The Plaza Theatre in Atlanta offers visitors nutritional yeast for popcorn seasoning.

Popcorn seasoning is any ingredient used to add flavor to popcorn. In the United States, popcorn seasoning is mass-produced by several companies for commercial and consumer use. Popcorn seasonings may be used to enhance the flavor of popcorn, and some are used to add a buttery flavor to popcorn.[1] Significant amounts are often used to ensure the adequate flavoring of popcorn, due to popcorn's low density.[2] It is also sometimes utilized to add coloring to popcorn.[1] Some popcorn seasoning may contain monosodium glutamate.[1][2] Some specialty products exist in unique flavors, such as chocolate and bubble gum.[2] Some popcorn seasoning products may be referred to as popcorn salt.[3]

Some oils used to cook popcorn contain popcorn seasonings mixed within the oil, and may be referred to as popcorn seasoning oils or liquid popcorn seasoning.[1][4]

Since the 1960s, American movie theaters have commonly used the seasoning Flavacol–made up of salt, butter flavoring, and artificial colors–to enhance their popcorn.[5]


Dry popcorn seasoning may be finely granulated to enable even dispersion when placed upon popcorn.[2] Common homemade popcorn seasoning ingredients include salt and melted butter.

Popcorn seasoning is sometimes used within machines that are utilized to produce large quantities of popcorn for consumer purchase.[4]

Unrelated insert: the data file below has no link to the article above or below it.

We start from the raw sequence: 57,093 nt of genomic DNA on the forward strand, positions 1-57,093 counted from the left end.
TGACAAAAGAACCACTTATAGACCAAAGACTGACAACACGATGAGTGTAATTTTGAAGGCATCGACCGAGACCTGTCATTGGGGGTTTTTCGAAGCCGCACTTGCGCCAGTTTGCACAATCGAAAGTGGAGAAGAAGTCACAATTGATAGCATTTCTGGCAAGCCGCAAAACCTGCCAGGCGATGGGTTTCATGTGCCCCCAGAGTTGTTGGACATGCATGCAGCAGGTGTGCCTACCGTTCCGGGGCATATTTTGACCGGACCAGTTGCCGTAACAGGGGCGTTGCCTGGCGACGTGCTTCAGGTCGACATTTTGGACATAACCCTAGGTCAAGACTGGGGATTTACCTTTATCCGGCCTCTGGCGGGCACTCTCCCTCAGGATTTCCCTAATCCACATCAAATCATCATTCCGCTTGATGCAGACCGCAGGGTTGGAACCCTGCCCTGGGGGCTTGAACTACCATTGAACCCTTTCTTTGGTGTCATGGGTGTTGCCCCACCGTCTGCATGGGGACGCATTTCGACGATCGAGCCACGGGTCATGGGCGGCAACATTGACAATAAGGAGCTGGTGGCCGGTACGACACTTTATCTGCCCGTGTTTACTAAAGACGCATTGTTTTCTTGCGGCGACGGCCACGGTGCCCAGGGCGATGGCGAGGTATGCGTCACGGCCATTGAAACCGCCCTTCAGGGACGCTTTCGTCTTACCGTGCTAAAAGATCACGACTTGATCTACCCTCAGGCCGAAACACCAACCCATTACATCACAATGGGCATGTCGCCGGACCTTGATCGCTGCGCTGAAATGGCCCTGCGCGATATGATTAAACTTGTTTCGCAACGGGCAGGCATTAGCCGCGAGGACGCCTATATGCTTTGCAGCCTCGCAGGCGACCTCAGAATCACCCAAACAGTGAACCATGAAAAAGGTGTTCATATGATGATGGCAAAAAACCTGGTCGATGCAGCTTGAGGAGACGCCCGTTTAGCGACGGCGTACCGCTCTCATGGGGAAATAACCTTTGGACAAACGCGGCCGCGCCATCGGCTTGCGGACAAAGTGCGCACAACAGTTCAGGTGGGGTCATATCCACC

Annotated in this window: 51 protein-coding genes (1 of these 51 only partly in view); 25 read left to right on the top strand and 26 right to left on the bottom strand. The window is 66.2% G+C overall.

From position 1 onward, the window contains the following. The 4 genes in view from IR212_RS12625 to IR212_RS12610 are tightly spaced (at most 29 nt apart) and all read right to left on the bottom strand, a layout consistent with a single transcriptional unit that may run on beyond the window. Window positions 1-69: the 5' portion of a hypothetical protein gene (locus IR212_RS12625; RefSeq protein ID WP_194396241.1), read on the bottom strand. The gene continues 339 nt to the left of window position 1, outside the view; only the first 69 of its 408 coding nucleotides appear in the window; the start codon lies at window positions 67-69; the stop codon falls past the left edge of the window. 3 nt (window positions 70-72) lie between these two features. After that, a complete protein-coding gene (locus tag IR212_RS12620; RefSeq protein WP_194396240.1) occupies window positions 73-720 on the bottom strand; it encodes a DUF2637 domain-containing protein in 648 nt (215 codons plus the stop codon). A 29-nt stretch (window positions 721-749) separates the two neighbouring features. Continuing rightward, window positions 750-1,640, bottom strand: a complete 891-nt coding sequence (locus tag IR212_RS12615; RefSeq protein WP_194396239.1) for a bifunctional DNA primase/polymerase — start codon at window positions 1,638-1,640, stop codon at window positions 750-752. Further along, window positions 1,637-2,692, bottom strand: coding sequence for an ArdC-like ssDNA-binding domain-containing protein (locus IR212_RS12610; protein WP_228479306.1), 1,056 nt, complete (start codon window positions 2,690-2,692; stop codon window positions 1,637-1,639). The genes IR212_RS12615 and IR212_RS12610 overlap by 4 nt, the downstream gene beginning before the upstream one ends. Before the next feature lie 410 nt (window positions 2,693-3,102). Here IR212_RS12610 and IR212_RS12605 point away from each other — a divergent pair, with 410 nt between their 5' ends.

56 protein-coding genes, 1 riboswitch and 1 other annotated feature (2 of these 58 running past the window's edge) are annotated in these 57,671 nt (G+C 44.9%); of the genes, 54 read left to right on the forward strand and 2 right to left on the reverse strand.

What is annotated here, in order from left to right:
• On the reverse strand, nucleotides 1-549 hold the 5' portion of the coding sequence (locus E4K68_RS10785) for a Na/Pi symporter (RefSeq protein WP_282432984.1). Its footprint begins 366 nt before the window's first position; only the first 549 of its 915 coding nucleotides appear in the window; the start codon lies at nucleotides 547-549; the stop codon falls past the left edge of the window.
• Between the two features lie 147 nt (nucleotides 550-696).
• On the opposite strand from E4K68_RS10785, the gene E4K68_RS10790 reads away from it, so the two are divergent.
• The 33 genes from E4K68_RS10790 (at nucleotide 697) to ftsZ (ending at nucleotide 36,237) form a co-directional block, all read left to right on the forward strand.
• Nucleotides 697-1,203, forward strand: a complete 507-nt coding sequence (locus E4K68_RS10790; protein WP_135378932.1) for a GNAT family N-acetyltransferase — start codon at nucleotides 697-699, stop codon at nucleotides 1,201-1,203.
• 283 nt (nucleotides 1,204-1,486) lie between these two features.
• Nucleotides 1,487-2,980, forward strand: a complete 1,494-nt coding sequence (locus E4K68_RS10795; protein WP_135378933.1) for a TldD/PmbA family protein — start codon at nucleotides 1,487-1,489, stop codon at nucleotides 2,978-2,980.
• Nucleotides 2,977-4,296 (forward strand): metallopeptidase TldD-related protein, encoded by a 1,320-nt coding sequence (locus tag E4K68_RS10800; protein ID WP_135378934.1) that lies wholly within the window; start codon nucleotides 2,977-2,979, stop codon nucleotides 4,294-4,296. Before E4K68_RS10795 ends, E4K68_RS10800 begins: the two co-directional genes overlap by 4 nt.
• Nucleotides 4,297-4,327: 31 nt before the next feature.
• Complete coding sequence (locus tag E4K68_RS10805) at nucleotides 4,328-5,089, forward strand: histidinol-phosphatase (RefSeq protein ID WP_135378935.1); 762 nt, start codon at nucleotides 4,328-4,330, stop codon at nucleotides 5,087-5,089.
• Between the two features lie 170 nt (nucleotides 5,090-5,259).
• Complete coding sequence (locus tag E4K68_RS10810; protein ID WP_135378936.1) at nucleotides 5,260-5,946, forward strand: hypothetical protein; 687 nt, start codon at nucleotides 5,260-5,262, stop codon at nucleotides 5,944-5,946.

In the 1950s in the United States, many commercial oil-based popcorn seasonings were produced with a coconut oil base, and also utilized artificial coloring.[6]

See also


  1. ^ a b c d "Popcorn Costs Up; Seasonings Down". The Billboard. Nielsen Business Media, Inc. April 12, 1962. p. 63.
  2. ^ a b c d Handbook on Spices and Condiments (Cultivation, Processing and Extraction) by H. Panda
  3. ^ Reinhart, Peter (2011). Peter Reinhart's Whole Grain Breads. Random House LLC. p. 294. ISBN 978-1607741305.
  4. ^ a b Kish, Warren A. (29 October 1949). "Increasing Popcorn Volume for the OPS". The Billboard. Nielsen Business Media, Inc.: 74–75.
  5. ^ Clement, Bethany Jean (2021-01-12). "Missing movie theater popcorn? Here's how to make it at home". The Providence Journal. Retrieved 2022-09-03.
  6. ^ Brunson, Arthur Maxwell; Richardson, Dewayne L. (1958). Popcorn. U.S. Department of Agriculture. pp. 11.

Further reading